Incidentally, and just to make things still more complicated, hurricanes also spawn tornadoes, so if global warming is affecting hurricanes….but, well, that’s another issue.

P.P.S.: Jeff Masters also invokes the IPCC report regarding any possible global warming-tornado relationship. He further notes a tornado-El Nino relationship, at least for Florida…

Comments

  1. #1 Scott Belyea
    February 5, 2007

    Ah, “climate change” vs. “recent weather.” And on the same tack, would it not be better to call it “climate change” vs. “global warming”?

    But that isn’t really my purpose – I recall reading somewhere a couple of years back (and of course I can’t recall where) an opinion from a scientist working in the field who suggested that severe tornado (or hurricane) seasons were not yet significant. He suggested a minimum of 10-20 more years for a reasonably decent assessment. And when asked what might convince him at the lower end (10 years) he responded, “5 bad years in a row.”

    He went on to say that in the popular media, the dramatic events were over-emphasized, and that less noticeable but perhaps more stable trends such as growing-season start, season length, and changes in bird migration patterns would end up being more useful “indicators.”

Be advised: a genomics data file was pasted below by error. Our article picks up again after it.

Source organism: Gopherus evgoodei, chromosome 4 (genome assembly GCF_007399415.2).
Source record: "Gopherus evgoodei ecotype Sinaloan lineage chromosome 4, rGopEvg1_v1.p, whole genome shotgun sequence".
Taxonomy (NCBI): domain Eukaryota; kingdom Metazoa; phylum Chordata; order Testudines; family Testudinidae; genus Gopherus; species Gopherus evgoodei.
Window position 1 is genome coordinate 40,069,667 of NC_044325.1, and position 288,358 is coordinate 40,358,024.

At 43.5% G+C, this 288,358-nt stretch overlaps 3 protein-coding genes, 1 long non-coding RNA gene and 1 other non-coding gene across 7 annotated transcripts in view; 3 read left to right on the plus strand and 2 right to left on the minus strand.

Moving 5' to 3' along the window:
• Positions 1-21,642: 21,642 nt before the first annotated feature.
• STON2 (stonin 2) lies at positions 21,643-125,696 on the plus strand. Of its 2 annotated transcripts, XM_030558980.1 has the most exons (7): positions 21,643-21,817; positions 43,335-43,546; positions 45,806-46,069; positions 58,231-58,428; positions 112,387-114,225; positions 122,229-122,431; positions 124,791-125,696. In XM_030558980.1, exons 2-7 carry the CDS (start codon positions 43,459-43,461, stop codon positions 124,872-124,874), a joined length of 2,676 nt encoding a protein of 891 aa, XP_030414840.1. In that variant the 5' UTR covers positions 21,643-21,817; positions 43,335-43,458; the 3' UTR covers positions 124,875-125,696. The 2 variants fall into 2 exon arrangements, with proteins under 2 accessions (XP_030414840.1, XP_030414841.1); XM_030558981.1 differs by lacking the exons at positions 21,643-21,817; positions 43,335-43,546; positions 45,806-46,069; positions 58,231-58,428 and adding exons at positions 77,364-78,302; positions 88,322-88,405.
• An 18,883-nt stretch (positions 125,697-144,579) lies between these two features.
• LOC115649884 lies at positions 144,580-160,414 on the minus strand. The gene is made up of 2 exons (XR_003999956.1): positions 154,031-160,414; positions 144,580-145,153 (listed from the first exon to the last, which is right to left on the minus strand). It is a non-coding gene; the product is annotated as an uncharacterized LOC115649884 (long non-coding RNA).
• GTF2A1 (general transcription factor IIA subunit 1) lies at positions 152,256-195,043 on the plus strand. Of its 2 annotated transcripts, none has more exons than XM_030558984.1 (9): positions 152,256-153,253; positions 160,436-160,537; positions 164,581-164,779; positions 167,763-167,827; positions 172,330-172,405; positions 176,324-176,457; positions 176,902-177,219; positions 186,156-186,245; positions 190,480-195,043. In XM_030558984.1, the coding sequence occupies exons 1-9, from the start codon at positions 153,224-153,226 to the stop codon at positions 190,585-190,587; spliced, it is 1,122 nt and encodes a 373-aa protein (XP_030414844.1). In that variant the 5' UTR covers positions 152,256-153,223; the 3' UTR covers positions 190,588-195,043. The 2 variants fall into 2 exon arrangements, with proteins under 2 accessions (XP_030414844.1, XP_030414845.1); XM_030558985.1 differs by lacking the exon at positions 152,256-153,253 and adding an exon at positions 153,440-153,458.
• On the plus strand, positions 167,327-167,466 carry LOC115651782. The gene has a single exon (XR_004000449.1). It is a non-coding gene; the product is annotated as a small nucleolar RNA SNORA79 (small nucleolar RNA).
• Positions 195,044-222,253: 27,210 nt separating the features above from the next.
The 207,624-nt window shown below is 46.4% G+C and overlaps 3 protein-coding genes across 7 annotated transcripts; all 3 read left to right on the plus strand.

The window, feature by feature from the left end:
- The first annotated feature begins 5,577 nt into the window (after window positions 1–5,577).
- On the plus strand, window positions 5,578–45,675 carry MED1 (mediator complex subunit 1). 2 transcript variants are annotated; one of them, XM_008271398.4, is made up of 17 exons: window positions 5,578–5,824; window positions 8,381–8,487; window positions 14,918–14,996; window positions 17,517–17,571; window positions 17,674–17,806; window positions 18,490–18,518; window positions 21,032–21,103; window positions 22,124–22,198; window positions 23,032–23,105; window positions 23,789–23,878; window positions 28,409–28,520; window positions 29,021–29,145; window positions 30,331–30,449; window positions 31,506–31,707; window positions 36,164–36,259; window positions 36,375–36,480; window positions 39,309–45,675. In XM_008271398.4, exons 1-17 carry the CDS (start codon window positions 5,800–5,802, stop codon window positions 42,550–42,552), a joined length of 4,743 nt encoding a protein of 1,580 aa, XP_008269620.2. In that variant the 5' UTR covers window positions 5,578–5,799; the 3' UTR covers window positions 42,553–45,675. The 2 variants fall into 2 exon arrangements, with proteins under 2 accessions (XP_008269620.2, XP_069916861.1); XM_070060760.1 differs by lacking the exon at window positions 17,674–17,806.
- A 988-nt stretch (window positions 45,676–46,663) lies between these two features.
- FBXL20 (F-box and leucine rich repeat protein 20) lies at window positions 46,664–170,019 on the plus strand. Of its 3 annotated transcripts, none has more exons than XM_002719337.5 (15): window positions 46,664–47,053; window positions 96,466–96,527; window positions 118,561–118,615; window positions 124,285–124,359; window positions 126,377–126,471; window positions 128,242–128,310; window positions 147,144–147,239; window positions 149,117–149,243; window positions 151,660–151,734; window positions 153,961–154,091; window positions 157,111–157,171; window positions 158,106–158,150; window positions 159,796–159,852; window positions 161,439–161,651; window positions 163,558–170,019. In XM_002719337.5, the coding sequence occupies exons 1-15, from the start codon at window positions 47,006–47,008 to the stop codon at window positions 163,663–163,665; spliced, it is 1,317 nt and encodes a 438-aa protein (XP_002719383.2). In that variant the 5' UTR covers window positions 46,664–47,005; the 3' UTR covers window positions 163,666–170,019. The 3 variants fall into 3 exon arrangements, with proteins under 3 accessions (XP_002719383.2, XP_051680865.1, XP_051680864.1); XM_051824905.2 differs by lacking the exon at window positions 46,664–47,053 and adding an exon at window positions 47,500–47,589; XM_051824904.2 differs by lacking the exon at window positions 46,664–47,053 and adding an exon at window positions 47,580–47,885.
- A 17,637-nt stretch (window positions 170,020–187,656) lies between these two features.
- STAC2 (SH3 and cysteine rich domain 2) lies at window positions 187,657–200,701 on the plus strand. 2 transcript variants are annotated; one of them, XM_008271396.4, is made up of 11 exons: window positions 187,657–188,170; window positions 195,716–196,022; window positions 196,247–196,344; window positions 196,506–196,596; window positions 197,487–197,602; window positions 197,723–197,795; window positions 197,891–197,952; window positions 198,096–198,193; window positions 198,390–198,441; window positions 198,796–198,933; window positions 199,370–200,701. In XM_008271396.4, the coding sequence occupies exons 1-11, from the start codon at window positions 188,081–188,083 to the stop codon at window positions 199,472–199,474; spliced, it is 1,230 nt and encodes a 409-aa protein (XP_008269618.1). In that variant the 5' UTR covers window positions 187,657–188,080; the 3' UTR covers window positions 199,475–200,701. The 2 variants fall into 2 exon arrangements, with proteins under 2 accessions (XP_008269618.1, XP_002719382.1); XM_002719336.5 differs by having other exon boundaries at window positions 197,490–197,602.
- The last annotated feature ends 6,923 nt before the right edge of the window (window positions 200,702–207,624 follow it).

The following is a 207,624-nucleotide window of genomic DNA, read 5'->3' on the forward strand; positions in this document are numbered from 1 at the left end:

Just curious whether my memory of this matches reasonably well with what you’ve learned …

  2. #2 ChrisS
    February 5, 2007

    Incidentally, and just to make things still more complicated, hurricanes also spawn tornadoes, so if global warming is affecting hurricanes….but, well, that’s another issue.

    Makes sense, logically, that if global warming is an increase in energy retained by the earth’s atmosphere (low-grade energy, but energy nonetheless) and it is not a consistent increase across the entire globe (i.e., differential heating is occuring), then the potential for inducing or amplifing the movement of air masses could come from that, and moving air masses are responsible for most tornadoes (excepting those generated by Bond villians and Cobra Commander).

    The earth is a pretty big place and necessitates a rather large addition of energy to the system to warm it even as slightly as it has. I’m sure lots of relatively little things are bound to occur as a result. The problem with linking hurricanes to global warming, iirc, in the 90s was due primarily to the fact the GCMs did not have the resolution to model the relatively small hurricanes.